Beyond doubt, the 2018 budget was a controversial swan song for Mr Gigaba. The tax proposals he introduced will be hotly debated by politicians and experts of all sorts; and deeply experienced by every consumer.
On a completely different level, his admission that tax administration and governance at SARS are causes for concern, is most certainly welcomed.
“Tax morality is a crucial component of a healthy democracy.
It has taken many years and lots of effort to build the foundation of trust that supports our tax morality.
We have seen how quickly that citizens’ trust can be eroded by perceptions of poor public governance.”
The reputation of the collector of revenues was seriously damaged by the scathing reports issued by the Tax Ombud in 2017. Unfortunately, the Ombud has no real teeth when it comes to dissuading SARS from its bull in a china shop approach to tax administration and it is up to the lonely brave to challenge the mighty SARS in court.
Enter Mr Nondabula, the sole proprietor of a service station and main actor in the drama unfolding before the High Court in Mthatha last year (VZ Nondabula v The Commissioner: SARS & Another, High Court of South Africa, Eastern Cape Local Division, Case No. 4062/2016). As the owner of a business, Mr Nondabula tried to comply with tax laws and at first this approach seemed to work well. As Acting Judge Jolwana explains:
“Up to this point the relationship between the applicant and the first respondent appears to have been cordial with assessments being issued and the assessed taxed debt being paid on time.”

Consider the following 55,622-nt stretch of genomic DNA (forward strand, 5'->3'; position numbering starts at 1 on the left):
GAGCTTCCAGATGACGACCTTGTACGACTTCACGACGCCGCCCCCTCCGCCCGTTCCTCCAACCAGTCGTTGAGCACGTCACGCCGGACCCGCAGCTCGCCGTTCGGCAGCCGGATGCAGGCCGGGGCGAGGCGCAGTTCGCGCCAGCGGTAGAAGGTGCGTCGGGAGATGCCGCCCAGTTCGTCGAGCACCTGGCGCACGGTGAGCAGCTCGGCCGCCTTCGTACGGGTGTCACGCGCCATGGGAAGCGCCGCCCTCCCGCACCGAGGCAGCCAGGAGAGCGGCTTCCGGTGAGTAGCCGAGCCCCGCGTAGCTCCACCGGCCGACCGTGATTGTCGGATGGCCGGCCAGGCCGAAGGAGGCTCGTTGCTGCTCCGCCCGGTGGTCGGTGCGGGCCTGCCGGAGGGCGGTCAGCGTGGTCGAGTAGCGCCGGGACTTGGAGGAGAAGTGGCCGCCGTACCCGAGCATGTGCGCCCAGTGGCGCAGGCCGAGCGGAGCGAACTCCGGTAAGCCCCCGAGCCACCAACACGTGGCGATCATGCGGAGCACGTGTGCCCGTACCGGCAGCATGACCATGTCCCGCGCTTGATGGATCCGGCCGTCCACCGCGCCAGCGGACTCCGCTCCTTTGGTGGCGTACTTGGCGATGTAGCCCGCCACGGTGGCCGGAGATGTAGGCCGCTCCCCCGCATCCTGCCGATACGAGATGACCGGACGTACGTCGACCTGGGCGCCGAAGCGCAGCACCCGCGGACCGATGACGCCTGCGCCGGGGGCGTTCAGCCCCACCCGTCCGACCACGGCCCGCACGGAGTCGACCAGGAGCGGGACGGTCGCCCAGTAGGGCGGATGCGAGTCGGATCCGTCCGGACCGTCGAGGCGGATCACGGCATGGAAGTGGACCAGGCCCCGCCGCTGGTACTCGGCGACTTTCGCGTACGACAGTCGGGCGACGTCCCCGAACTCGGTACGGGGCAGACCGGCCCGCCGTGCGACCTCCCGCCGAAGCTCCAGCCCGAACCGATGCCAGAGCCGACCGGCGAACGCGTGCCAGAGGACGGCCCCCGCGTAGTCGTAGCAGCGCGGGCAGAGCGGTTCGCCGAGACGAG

However, in 2016 things started going pear-shaped for poor Mr Nondabula. The chronological sequence of relevant events is as follows:
- SARS issued an original assessment for the 2014 tax year resulting in a tax liability of R17 807.84 to be paid on or before 31 July 2014. This amount was duly paid.
- SARS issued an original assessment for the 2015 tax year resulting in a liability of R15 768.69. This amount was also paid before the due date.
- Then, on 1 March 2016, SARS apparently issued an additional assessment for the 2014 tax year. Why “apparently”? Well, because on 4 April 2016 SARS issued a statement of account reflecting a tax liability of R1 404 517.97 for the 2014 tax year. However, the court found that “Notably no ITA34 was issued to the taxpayer reflecting the additional assessment”.
- Notice of assessment or not, Mr Nondabula’s accountants submitted an objection to the additional assessment on 4 April 2016. It appears that this objection was treated as invalid by SARS. Undeterred, the accountants persisted in submitting objections and correspondence to convince SARS to reconsider the assessment and treat the objection as valid. To no avail.
- Meanwhile, SARS had already issued a final demand for payment of the amount of R1 424 690.79 on 11 May 2016. Another letter demanding payment within 10 days was issued at the end of September 2016.
- Finally, SARS decided it had had enough and, by the power vested in terms of section 179 of the Tax Administration Act, it issued a notice to the Second Respondent requiring the person (the “Third Party” holding money for or owing money to a taxpayer) to pay the money to SARS in satisfaction of the taxpayer’s debt.
- It was now clear that previously “cordial” relationship had broken down and Mr Nondabula approached the court for an order interdicting SARS from invoking section 179 and compel it to withdraw the Third Party Notice.